These broader market factors impact search trends and engagement metrics and have a knock-on effect on any advertising running in that territory.

Know how you should speak

Before you create your ads, it’s important to define your brand’s tone of voice. But you’ll have to think beyond simply your business’ personality and values in its native tongue – your chosen writing styles and ways of speaking will need to properly resonate in a different language and to a different audience too. 

With European languages, for example, the usual words you would use to speak either formally or informally can vary. In Germany, both ‘du’ and the more formal ‘Sie’ mean ‘you’. Knowing which situation requires which approach is critical, as getting it wrong can have the power to offend. If you’re ever in doubt, use ‘Sie’ until the higher-ranking  person (either by hierarchy or by age) uses ‘du’ in conversation.

Provided you don’t use ‘du’ unsolicited, German customers generally value directness over politeness. Therefore, it pays to get to the point quickly – even if it’s an awkward topic or product, like those related to sexual health or bathroom habits. Small talk simply isn’t a thing in Germany – they think it’s hilarious how much British people chat about the weather!

Consider all your channels

The main market channels can dramatically contrast by territory. For instance, Pinterest is only really just beginning to emerge in the UK, yet is wildly popular with US audiences, and the number of young people using Facebook in Germany is declining.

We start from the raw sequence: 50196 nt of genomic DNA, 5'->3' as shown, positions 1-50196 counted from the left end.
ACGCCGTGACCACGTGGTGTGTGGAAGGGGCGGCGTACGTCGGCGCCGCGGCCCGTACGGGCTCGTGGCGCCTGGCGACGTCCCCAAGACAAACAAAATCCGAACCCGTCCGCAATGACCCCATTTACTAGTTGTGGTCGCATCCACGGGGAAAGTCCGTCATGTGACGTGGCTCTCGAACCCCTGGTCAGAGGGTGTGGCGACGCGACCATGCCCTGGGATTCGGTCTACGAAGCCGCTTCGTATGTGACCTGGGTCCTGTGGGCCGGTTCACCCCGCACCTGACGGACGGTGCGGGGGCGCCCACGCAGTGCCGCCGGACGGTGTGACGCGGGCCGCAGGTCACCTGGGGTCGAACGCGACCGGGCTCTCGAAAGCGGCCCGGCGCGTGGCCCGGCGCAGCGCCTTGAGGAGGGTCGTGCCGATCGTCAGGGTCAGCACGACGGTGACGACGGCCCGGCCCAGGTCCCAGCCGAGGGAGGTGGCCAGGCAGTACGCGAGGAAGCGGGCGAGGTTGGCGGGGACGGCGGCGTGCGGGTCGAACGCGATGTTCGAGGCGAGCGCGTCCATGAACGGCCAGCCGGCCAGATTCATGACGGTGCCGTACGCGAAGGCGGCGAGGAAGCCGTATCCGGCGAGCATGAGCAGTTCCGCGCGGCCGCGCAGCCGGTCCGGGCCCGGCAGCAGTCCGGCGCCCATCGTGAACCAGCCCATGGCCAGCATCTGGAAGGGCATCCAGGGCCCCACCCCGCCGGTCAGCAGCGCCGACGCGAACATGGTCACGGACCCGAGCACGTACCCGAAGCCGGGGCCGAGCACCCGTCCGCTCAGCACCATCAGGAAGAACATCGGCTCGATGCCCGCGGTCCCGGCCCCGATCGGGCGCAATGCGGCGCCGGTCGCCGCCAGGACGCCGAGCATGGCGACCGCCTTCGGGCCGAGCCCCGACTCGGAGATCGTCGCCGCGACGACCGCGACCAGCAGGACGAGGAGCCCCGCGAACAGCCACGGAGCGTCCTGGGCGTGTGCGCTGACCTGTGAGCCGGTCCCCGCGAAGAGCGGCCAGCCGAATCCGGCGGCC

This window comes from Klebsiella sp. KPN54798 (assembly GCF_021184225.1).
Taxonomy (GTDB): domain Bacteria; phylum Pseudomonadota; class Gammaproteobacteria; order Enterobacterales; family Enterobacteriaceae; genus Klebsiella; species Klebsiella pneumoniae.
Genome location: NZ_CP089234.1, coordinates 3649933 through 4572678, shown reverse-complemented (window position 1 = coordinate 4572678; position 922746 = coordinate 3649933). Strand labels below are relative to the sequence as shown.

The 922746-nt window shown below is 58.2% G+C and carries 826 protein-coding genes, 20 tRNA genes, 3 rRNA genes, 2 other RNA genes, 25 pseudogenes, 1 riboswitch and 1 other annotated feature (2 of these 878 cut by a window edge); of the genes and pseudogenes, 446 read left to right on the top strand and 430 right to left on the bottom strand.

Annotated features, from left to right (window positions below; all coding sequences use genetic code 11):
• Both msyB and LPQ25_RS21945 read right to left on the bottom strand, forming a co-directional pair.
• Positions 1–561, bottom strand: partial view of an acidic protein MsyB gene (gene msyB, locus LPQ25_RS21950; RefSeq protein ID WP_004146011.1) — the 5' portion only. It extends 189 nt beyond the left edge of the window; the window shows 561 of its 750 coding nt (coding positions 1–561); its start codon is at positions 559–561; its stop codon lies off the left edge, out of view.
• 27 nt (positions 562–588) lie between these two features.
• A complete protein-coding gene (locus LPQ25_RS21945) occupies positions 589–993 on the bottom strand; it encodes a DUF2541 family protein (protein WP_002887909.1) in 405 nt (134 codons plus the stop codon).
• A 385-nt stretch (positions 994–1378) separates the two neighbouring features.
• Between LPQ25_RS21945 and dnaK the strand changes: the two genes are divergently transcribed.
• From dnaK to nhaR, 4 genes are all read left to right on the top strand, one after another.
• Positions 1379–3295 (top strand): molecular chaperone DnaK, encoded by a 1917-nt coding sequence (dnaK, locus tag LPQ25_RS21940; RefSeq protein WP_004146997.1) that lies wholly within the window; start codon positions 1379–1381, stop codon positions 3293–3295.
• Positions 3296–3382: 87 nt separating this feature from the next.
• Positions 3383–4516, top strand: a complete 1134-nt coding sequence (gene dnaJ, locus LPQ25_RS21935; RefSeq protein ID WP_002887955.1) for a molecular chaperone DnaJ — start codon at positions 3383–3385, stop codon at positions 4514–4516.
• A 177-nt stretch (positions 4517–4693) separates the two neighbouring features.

Search platforms are different too. Whilst Google holds around 93% of the British market, this isn’t the same story in all countries – in the US, Bing holds around 50% more of the search engine market than it does in most European countries. Then there are video content platforms like YouTube, which can reach as much as 81% of some key demographics (15-25 year olds in the US) – not hard to see why it’s fast becoming an irreplaceable part of many digital strategies.

And it’s not just your ad channel strategy which will require localisation – everything your audience could come across as a result of your campaign will require careful consideration. If you’re linking back to your website or a landing page, think about the use of your slogan, imagery, colours and any symbols – these may not resonate with your audience in a different country, which will most likely mean missed targets in that territory.

Don’t do it all yourself

As you can probably tell by now, pulling together and building a localised approach based on all these insights is no easy task. That’s why partnering with international paid media experts can be invaluable. They’ll have all the knowledge, experience and resources at hand – not just for gathering the right information, but also to effectively bring it together to create a hyper-targeted local market strategy. 

Ideally, as well as successfully localising your advertising, they should continuously be searching for further opportunities for growth too.

At Clickoo, as pioneers of the localised approach to paid media strategy this is precisely what we do – Growth centric, audience first paid media strategy tailored to your target market.

Localisation truly is our heart. We’ll work with you to create hyper-targeted paid media campaigns that are built to grow your brand internationally.

Take this chance to utilise our paid media knowledge and cross boundaries – both physical and otherwise. Speak to the Clickoo team today.


Want to learn more about maximising your international digital growth? Read Clickoo’s Ultimate Guide to European Advertising;

Cover image for the Ultimate Guide to Advertising In Europe.